“Sitting in classes as a veteran is different, and being an older veteran like me makes it even more different,” Moore says. “So, I usually don’t speak up in classes as much as I should, but I want to hear the younger generation’s point of view on things and see where their mentality is. And so, I usually sit back and just observe.”

Where Moore does feel more comfortable, however, is the Veterans Resource Office, where he has spent significant time getting help from tutors, as well as visiting with other veterans.

“We have a lot of younger veterans now than we’ve had before,” Moore acknowledges. “But most of them are still older than most students, and they have a different level of maturity than the average 18-year-old.

“And having also been in the military helps. It’s easier to talk to people who have kind of done some of the same stuff that you’ve done and have been there and done that.”

USU’s Superstar Veterans

Veteran Markie Madden poses with her dog.
Photo courtesy of Markie Madden.

Markie Madden is a vet who would like to be a vet.

The 22-year-old from Pine Bluffs, Wyoming, enrolled at Utah State in August 2021 after spending two years in the U.S. Army. She says she always had her eye on joining the military because her grandfather was in the Air Force, but she chose the Army over other branches “because I don’t particularly like airplanes and I’m not a fan of water.”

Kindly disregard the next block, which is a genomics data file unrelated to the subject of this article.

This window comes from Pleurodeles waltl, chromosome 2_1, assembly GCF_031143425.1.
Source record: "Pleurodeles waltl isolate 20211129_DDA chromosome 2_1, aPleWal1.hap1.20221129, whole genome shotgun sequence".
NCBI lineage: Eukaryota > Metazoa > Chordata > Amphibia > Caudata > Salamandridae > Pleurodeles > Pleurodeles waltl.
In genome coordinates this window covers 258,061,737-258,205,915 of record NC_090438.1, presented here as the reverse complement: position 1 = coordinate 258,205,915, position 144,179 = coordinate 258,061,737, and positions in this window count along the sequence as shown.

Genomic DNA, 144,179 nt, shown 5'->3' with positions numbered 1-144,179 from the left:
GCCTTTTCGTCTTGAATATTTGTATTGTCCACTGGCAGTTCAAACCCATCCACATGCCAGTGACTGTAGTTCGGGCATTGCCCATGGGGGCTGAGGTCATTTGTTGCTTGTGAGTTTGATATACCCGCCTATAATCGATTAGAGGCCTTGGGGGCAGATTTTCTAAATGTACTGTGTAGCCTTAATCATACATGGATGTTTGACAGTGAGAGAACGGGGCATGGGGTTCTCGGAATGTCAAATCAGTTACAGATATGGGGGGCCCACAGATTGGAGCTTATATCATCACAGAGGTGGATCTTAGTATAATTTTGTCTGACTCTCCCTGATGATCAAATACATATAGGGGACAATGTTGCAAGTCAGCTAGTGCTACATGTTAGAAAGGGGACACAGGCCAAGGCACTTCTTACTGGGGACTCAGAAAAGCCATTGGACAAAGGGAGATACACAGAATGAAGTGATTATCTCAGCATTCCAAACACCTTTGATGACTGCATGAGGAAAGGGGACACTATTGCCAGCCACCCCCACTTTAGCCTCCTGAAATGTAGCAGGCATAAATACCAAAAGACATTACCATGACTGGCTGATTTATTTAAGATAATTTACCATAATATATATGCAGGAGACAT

“But I’m patriotic, and I wanted to serve and make friends,” Madden adds. “I was kind of shy going in, and I learned to express myself a little more.”

Originally hoping to end up as a working dog handler in a K-9 unit, Madden found there were a limited number of training spots available and spent the majority of her stint as an MP. She says she didn’t spend much time at the Veterans Resource Office last year because she was busy with work but has been coming more this fall because she enjoys getting to know other veterans and having a place to study in between classes.

“I like the sense of community,” Madden notes. “It’s easier for me to share with people here.”

Madden is currently taking courses geared towards someday becoming a veterinarian, but she is also contemplating returning to the Army in the future and working with animals in the service. In the meantime, she’s found a comfortable and familiar spot as a member of the USU Army ROTC.

“It’s been pretty good so far,” she says of the ROTC experience. “It’s a lot of things I already know.”

Another military veteran currently involved in the ROTC program is Tatum Nelson, a native of Brigham City, Utah, who spent three and a half years in the U.S. Air Force. Now 27 years old with a wife and baby daughter at home, Nelson joined the service at the age of 19 at the urging of his grandfather, a Vietnam War veteran who served with the U.S. Marines.

Nelson ended up in ground transportation in the Air Force, serving most of his time in Wyoming, other than a six-month deployment to Qatar. But after leaving the Air Force, He returned home and joined the Air National Guard, then the National Guard, and is now an ROTC cadet at Utah State.